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Monday, March 19, 2018

Feature: Alexandria museum, Egypt's little known treasure with valuable Pharaonic, Greco-Roman artifacts - Xinhua |
Feature: Alexandria museum, Egypt's little known treasure with valuable Pharaonic, Greco-Roman artifacts

  Source: Xinhua | 2018-03-19 03:43:10 | Editor: huaxia

Artifacts from the Pharaonic time are displayed in the Alexandria National Museum of Egypt on March 12, 2018. (Xinhua/Zhao Dingzhe)

ALEXANDRIA, Egypt, March 18 (Xinhua) -- Ever heard of Alexandria National Museum in Egypt? It's little known, even to Egyptians, but it is really a rare treasure containing some 1,800 priceless Pharaonic, Greco-Roman, Islamic and Coptic artifacts that narrate the story of the Mediterranean historical city of Alexandria north of the capital Cairo.

Located in the busy Horreya Street in downtown Alexandria, the museum looks like a secluded but elegantly-designed three-storey white palace. The classic building once belonged to a wealthy Lebanese-born wood merchant who sold it to the consulate of the United States in 1954 before Egypt's Supreme Council of Antiquities (SCA) bought it in 1996 to turn it into a museum.

Alexandria National Museum was opened for the public in 2003, hosting artifacts of all historical events from the Pharaonic dynastic times, passing through the Ptolemaic Kingdom, the Roman Empire, the Byzantine and Islamic periods until the beginning of Mohammed Ali's era as Egypt's ruler and finally the Egyptian anti-British 1952 revolution.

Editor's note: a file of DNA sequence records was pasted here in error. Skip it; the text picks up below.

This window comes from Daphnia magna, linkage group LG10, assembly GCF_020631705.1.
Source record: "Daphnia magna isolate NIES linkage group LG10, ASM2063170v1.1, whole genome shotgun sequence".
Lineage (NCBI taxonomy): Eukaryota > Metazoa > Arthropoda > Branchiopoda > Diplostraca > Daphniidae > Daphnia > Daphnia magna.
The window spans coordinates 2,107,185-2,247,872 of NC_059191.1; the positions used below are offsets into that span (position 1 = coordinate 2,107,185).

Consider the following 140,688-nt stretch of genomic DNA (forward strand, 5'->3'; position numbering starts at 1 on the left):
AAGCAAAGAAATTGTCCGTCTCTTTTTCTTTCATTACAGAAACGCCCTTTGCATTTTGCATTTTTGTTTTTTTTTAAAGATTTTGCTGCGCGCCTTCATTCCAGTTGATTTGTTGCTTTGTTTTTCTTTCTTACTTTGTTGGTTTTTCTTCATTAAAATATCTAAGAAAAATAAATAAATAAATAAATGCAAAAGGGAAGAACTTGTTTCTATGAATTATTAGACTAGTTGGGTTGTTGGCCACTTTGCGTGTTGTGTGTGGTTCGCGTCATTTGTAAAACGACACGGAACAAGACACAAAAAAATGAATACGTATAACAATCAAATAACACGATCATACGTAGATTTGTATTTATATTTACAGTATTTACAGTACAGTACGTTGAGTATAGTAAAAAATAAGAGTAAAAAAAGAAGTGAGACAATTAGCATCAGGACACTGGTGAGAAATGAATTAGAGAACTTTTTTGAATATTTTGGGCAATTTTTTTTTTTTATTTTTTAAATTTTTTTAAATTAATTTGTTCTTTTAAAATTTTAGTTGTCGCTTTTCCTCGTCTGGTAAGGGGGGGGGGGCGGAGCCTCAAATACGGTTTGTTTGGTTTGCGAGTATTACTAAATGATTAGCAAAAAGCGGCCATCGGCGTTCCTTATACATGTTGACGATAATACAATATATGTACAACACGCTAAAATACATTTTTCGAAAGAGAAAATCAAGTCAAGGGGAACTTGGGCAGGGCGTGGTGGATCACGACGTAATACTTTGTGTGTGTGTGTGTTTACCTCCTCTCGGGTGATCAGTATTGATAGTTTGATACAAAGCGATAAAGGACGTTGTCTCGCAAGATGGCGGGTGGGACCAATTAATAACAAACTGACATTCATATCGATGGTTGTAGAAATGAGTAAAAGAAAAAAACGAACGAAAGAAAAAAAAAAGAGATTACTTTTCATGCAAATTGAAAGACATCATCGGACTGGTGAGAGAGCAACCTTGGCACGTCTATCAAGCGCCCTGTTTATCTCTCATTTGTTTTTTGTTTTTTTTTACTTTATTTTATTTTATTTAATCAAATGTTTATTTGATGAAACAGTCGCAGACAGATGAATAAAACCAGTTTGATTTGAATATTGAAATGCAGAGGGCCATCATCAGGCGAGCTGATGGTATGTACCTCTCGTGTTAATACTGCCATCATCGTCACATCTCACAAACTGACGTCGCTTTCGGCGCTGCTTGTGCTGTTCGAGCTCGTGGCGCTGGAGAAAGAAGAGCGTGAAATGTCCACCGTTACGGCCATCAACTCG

After ascending front porch steps and crossing the gate to the main hallway, a visitor faces a standing Roman-style marble statue of a matron-like woman wrapped in a detailed garment. That statue marks the starting point of a tour inside the museum based on the visitor's choice.

The main floor containing the statue hosts the Greco-Roman artifacts, while the basement contains ancient Egyptian Pharaonic antiquities and the upper floor exhibits Islamic, Coptic and modern age artifacts.

"The oldest antiquities we have here are those of the Old Kingdom of the Pharaonic era, dating back 5,000 to 6,000 years. Most of Alexandria artifacts are Greek and Roman, so we brought the Pharaonic artifacts from various museums in Cairo and Upper Egypt," Ahmed Tawfik, the museum's manager, told Xinhua at the main entrance.

He added that the frequency of visitors to the museum increased over the past couple of years, hoping for more popularity of such a house of rare historical objects.

In the 1990s, beneath the eastern harbor area of Abu Qir Bay in Alexandria, Egypt discovered the sunken city of Cleopatra, an Egyptian ancient queen of Greek Macedonian descent who drove the merge of the Pharaonic and Greek cultures in ancient Egypt.

Last November, the SCA announced the discovery of three shipwrecks dating back to the Roman era on the seabed of northern coastal province of Alexandria.

"What's so unique about the Greco-Roman section is the hall of sunken antiquities, which have been picked up from the eastern harbor area of Abu Qir Bay. A large group of them are currently in a foreign exhibition in some Western states," said the museum's manager.